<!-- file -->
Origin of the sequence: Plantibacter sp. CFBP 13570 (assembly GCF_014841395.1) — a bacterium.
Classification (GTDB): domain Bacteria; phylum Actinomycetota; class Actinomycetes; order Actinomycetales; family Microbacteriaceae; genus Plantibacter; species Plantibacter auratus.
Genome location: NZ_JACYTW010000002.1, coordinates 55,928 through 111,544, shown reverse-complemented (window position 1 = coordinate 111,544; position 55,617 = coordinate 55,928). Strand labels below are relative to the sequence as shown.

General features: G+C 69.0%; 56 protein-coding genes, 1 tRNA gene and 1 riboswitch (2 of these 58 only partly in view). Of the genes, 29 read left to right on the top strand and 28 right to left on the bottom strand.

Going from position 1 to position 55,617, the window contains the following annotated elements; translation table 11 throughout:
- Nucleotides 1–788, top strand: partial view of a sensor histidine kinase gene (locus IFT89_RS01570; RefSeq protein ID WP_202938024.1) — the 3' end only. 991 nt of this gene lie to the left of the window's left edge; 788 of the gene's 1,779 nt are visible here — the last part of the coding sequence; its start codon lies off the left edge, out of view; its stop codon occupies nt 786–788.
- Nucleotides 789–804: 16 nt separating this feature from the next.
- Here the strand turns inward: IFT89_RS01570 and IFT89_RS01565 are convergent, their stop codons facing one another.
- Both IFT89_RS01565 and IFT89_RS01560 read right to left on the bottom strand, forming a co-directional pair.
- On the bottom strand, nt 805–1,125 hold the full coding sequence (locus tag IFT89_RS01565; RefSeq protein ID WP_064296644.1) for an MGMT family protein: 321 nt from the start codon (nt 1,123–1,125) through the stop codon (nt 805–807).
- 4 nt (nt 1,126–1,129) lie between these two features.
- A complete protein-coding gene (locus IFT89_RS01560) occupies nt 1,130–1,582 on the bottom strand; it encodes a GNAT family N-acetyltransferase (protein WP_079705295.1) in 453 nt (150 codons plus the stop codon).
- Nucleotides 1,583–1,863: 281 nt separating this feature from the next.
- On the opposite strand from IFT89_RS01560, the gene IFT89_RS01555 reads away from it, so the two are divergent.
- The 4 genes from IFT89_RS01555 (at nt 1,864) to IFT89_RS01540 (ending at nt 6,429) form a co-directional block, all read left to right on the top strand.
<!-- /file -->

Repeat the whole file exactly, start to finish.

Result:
Origin of the sequence: Plantibacter sp. CFBP 13570 (assembly GCF_014841395.1) — a bacterium.
Classification (GTDB): domain Bacteria; phylum Actinomycetota; class Actinomycetes; order Actinomycetales; family Microbacteriaceae; genus Plantibacter; species Plantibacter auratus.
Genome location: NZ_JACYTW010000002.1, coordinates 55,928 through 111,544, shown reverse-complemented (window position 1 = coordinate 111,544; position 55,617 = coordinate 55,928). Strand labels below are relative to the sequence as shown.

General features: G+C 69.0%; 56 protein-coding genes, 1 tRNA gene and 1 riboswitch (2 of these 58 only partly in view). Of the genes, 29 read left to right on the top strand and 28 right to left on the bottom strand.

Going from position 1 to position 55,617, the window contains the following annotated elements; translation table 11 throughout:
- Nucleotides 1–788, top strand: partial view of a sensor histidine kinase gene (locus IFT89_RS01570; RefSeq protein ID WP_202938024.1) — the 3' end only. 991 nt of this gene lie to the left of the window's left edge; 788 of the gene's 1,779 nt are visible here — the last part of the coding sequence; its start codon lies off the left edge, out of view; its stop codon occupies nt 786–788.
- Nucleotides 789–804: 16 nt separating this feature from the next.
- Here the strand turns inward: IFT89_RS01570 and IFT89_RS01565 are convergent, their stop codons facing one another.
- Both IFT89_RS01565 and IFT89_RS01560 read right to left on the bottom strand, forming a co-directional pair.
- On the bottom strand, nt 805–1,125 hold the full coding sequence (locus tag IFT89_RS01565; RefSeq protein ID WP_064296644.1) for an MGMT family protein: 321 nt from the start codon (nt 1,123–1,125) through the stop codon (nt 805–807).
- 4 nt (nt 1,126–1,129) lie between these two features.
- A complete protein-coding gene (locus IFT89_RS01560) occupies nt 1,130–1,582 on the bottom strand; it encodes a GNAT family N-acetyltransferase (protein WP_079705295.1) in 453 nt (150 codons plus the stop codon).
- Nucleotides 1,583–1,863: 281 nt separating this feature from the next.
- On the opposite strand from IFT89_RS01560, the gene IFT89_RS01555 reads away from it, so the two are divergent.
- The 4 genes from IFT89_RS01555 (at nt 1,864) to IFT89_RS01540 (ending at nt 6,429) form a co-directional block, all read left to right on the top strand.